Take your pastry out of the fridge, and cut into four quarters (or 6 pieces if maker smaller pasties). Roll out one quarter into a circle about the size of a dinner plate.

Top with a spoonful of potato, then swede, onion & finally meat. Season with salt & pepper, then another layer of potato, swede, onion & finally a sprinkle of parsley. The theory for the layering is the meat juices & seasoning then work their way through the root vege as they cook and give the pasty extra flavour.

If you are using cheese rather than meat, just following the same theory, with your cheese layer in the middle. Use something good and strong like a really sharp cheddar for flavour

Now fold one half of the pastry over to completely encase your filling. This is easier then you think as this pastry is quite soft and pliable. Crimp the edges together, I just go around the edge folding the edge inwards on itself over my finger, I cant tell you it is totally authentic, but it looks ok and does the job! If all else fails go around the edge with the tines of a fork,the main object is to make sure your delicious filling cant escape. Cut a couple of steam holes in the top with the tip of your knife and place on an oven tray

Pop into a 200C/400F oven for 15 mins, then turn the heat down to 190C/375F for another 25-30 minutes, until golden and smelling heavenly.

Now I wont pretend these are the quickest things to make, but they are easy, great value, and if you make a batch up they freeze perfectly. Brilliant picnic food, they are also delicious at room temp, which of course if how they would have been eaten down the mines. The crimp was used to hold the pasty, keeping the rest of your lunch clean if you didn't have facilities to wash your hands, then discarded , but of course you can eat it if you prefer.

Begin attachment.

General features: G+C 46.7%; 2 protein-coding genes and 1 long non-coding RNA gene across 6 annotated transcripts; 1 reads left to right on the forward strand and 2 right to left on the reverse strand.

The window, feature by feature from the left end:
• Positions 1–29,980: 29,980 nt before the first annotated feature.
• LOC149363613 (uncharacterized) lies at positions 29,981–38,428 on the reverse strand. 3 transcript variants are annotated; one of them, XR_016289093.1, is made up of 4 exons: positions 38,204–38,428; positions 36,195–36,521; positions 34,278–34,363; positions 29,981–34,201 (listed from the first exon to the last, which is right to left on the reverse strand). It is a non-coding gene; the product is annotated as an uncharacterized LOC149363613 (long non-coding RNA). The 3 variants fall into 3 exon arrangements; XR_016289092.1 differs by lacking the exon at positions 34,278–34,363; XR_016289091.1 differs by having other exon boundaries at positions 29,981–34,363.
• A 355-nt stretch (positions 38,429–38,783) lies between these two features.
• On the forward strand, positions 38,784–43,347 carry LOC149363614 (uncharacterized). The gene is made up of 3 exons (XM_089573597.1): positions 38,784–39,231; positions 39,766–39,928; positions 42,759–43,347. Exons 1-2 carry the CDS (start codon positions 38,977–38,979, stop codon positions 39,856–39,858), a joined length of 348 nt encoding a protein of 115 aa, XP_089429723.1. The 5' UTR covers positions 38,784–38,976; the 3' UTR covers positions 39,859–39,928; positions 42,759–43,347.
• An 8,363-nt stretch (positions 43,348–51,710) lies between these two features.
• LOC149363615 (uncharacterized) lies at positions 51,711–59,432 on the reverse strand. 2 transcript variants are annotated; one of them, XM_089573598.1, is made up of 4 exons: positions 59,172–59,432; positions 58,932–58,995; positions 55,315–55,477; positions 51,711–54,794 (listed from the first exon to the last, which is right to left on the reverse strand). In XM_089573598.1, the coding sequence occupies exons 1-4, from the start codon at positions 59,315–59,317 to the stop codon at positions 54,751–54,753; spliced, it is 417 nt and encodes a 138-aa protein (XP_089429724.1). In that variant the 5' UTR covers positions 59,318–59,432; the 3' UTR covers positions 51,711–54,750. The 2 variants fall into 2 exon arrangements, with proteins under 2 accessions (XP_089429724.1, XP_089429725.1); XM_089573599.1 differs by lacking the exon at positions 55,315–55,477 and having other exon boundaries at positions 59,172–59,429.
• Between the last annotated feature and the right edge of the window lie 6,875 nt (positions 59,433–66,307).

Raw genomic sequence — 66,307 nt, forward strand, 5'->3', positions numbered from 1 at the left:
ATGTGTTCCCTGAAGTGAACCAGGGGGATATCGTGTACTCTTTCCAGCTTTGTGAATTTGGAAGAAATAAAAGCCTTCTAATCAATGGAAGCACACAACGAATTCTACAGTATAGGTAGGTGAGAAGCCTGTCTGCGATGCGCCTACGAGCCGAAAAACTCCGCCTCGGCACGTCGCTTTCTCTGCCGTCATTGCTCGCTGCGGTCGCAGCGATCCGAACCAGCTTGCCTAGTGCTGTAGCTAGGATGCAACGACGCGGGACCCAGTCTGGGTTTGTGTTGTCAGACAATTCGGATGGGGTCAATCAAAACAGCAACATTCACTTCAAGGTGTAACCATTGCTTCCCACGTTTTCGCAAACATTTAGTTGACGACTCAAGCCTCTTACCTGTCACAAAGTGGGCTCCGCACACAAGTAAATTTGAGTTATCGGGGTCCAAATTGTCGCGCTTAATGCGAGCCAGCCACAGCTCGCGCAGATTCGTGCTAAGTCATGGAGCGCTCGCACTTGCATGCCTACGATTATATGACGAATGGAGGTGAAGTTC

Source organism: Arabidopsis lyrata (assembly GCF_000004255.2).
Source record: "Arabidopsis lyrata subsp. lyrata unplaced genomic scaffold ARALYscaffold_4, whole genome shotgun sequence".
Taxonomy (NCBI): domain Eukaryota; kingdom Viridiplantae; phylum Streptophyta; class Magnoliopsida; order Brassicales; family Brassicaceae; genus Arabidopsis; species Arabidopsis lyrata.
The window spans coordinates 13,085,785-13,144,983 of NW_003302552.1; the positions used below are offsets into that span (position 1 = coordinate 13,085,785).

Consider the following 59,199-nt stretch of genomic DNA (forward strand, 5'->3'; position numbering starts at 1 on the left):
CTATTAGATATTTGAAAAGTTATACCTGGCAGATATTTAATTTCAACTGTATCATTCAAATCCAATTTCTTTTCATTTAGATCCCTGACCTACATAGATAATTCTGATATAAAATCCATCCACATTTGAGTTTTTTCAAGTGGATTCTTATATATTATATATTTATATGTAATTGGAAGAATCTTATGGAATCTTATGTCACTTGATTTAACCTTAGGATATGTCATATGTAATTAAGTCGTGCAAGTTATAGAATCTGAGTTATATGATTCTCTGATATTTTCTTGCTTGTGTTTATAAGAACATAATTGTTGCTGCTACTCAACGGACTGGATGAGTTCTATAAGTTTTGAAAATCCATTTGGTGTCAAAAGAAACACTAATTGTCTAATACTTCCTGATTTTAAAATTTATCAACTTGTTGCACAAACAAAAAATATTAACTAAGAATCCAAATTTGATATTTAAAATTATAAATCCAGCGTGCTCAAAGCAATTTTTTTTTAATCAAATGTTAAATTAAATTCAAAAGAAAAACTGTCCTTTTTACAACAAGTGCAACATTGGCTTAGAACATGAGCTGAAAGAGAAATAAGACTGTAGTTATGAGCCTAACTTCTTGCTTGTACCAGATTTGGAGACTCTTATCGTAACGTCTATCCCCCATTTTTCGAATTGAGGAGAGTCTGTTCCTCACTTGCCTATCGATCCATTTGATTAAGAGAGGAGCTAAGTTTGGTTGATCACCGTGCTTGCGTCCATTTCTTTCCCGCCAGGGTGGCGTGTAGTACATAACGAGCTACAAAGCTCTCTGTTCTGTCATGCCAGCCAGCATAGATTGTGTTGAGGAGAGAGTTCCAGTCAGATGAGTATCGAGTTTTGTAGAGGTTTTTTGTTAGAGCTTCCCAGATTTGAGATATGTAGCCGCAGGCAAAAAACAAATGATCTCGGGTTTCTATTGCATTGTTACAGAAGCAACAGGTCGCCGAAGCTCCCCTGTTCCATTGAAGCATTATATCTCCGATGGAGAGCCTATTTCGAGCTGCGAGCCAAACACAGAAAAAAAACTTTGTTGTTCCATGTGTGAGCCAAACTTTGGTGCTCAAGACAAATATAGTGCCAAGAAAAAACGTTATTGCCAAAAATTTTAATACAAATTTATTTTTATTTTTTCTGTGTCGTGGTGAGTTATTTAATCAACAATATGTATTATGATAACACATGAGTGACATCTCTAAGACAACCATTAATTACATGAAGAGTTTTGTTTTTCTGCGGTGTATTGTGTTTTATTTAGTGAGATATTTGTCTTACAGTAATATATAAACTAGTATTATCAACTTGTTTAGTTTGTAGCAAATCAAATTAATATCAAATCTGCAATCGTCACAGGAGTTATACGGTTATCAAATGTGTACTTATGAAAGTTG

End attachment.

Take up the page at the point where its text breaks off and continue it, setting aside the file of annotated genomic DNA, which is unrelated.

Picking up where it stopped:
Mr PK recommends a good dark beer to drink with your pasty (on a windswept beach with a blanket for preference) , his latest fav is this gorgeous Chocolate Moose from Boundary Road Brewery based just out of Auckland at Red Hill. Rich and chocolatey this is also wonderful in a beef casserole, and I am going to try it in Nigella's Guinness Cake, watch this space.....


  1. Yummo, we love pasties in our house particularly the lardy one made the traditional way!

  2. Looks great - have always wanted to try making these.

  3. Pasties....perfect for these arctic spring days....though I do have my mitts on my first asparagus :)

  4. Yum! This definitely looks like the perfect way to eat through a rainy day.

  5. Hi there!
    These look really yummy. We've been living in Cornwall for the last 9 years and definitely miss having pasties so widely available.
    However, I'm pretty sure it's called swede in Cornwall. Turnips are different and never allowed in a tradition pasty.
    I'd love to try this recipe! I went to university in Norwich where Delia Smith has a massive presence (she owns the football club) so I'm always keen to try her stuff.
    Samantha x